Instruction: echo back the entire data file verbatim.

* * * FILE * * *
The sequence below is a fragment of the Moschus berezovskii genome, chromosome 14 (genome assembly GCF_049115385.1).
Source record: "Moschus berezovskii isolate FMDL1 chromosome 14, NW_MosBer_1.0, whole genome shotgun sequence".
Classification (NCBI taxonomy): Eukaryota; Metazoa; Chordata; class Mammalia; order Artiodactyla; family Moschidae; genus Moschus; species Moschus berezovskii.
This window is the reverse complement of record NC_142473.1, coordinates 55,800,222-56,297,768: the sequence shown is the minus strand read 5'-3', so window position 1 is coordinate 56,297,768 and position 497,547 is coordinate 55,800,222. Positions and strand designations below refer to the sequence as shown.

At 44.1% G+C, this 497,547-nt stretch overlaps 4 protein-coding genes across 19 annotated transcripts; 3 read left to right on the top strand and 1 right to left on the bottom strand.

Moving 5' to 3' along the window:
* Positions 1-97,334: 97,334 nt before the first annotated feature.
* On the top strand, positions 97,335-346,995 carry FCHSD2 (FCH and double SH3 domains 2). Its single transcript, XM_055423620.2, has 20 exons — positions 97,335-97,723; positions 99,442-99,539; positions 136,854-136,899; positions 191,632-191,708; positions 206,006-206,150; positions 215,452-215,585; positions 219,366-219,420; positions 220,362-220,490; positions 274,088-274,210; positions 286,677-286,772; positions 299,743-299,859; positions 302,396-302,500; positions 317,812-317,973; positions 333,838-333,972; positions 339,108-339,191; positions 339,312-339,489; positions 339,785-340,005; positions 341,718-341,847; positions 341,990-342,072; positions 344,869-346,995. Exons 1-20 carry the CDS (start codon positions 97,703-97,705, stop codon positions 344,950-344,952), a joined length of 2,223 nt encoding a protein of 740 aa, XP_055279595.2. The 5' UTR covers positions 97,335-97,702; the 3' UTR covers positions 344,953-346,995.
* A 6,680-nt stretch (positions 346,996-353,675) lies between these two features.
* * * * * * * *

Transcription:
The sequence below is a fragment of the Moschus berezovskii genome, chromosome 14 (genome assembly GCF_049115385.1).
Source record: "Moschus berezovskii isolate FMDL1 chromosome 14, NW_MosBer_1.0, whole genome shotgun sequence".
Classification (NCBI taxonomy): Eukaryota; Metazoa; Chordata; class Mammalia; order Artiodactyla; family Moschidae; genus Moschus; species Moschus berezovskii.
This window is the reverse complement of record NC_142473.1, coordinates 55,800,222-56,297,768: the sequence shown is the minus strand read 5'-3', so window position 1 is coordinate 56,297,768 and position 497,547 is coordinate 55,800,222. Positions and strand designations below refer to the sequence as shown.

At 44.1% G+C, this 497,547-nt stretch overlaps 4 protein-coding genes across 19 annotated transcripts; 3 read left to right on the top strand and 1 right to left on the bottom strand.

Moving 5' to 3' along the window:
* Positions 1-97,334: 97,334 nt before the first annotated feature.
* On the top strand, positions 97,335-346,995 carry FCHSD2 (FCH and double SH3 domains 2). Its single transcript, XM_055423620.2, has 20 exons — positions 97,335-97,723; positions 99,442-99,539; positions 136,854-136,899; positions 191,632-191,708; positions 206,006-206,150; positions 215,452-215,585; positions 219,366-219,420; positions 220,362-220,490; positions 274,088-274,210; positions 286,677-286,772; positions 299,743-299,859; positions 302,396-302,500; positions 317,812-317,973; positions 333,838-333,972; positions 339,108-339,191; positions 339,312-339,489; positions 339,785-340,005; positions 341,718-341,847; positions 341,990-342,072; positions 344,869-346,995. Exons 1-20 carry the CDS (start codon positions 97,703-97,705, stop codon positions 344,950-344,952), a joined length of 2,223 nt encoding a protein of 740 aa, XP_055279595.2. The 5' UTR covers positions 97,335-97,702; the 3' UTR covers positions 344,953-346,995.
* A 6,680-nt stretch (positions 346,996-353,675) lies between these two features.